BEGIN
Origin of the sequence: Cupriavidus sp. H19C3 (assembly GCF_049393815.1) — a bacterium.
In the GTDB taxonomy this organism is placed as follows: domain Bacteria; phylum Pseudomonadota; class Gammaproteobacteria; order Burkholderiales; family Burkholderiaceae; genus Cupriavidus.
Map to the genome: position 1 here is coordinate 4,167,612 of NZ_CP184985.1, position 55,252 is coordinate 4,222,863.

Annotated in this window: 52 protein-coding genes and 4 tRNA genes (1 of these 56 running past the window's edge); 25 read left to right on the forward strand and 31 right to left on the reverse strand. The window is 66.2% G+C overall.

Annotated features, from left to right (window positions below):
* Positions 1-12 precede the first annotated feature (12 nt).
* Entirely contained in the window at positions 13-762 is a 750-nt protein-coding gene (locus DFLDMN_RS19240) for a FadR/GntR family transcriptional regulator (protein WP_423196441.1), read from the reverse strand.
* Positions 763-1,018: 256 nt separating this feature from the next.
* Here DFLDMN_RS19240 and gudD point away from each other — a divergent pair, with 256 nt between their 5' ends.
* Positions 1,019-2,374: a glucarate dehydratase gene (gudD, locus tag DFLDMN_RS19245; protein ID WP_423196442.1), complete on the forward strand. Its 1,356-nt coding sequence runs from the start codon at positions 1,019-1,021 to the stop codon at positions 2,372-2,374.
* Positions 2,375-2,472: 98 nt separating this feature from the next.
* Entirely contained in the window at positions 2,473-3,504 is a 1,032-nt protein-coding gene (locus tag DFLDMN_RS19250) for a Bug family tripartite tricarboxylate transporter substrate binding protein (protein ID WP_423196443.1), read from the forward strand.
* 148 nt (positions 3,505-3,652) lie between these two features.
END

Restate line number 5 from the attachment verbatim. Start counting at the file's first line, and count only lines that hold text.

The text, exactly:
Annotated features, from left to right (window positions below):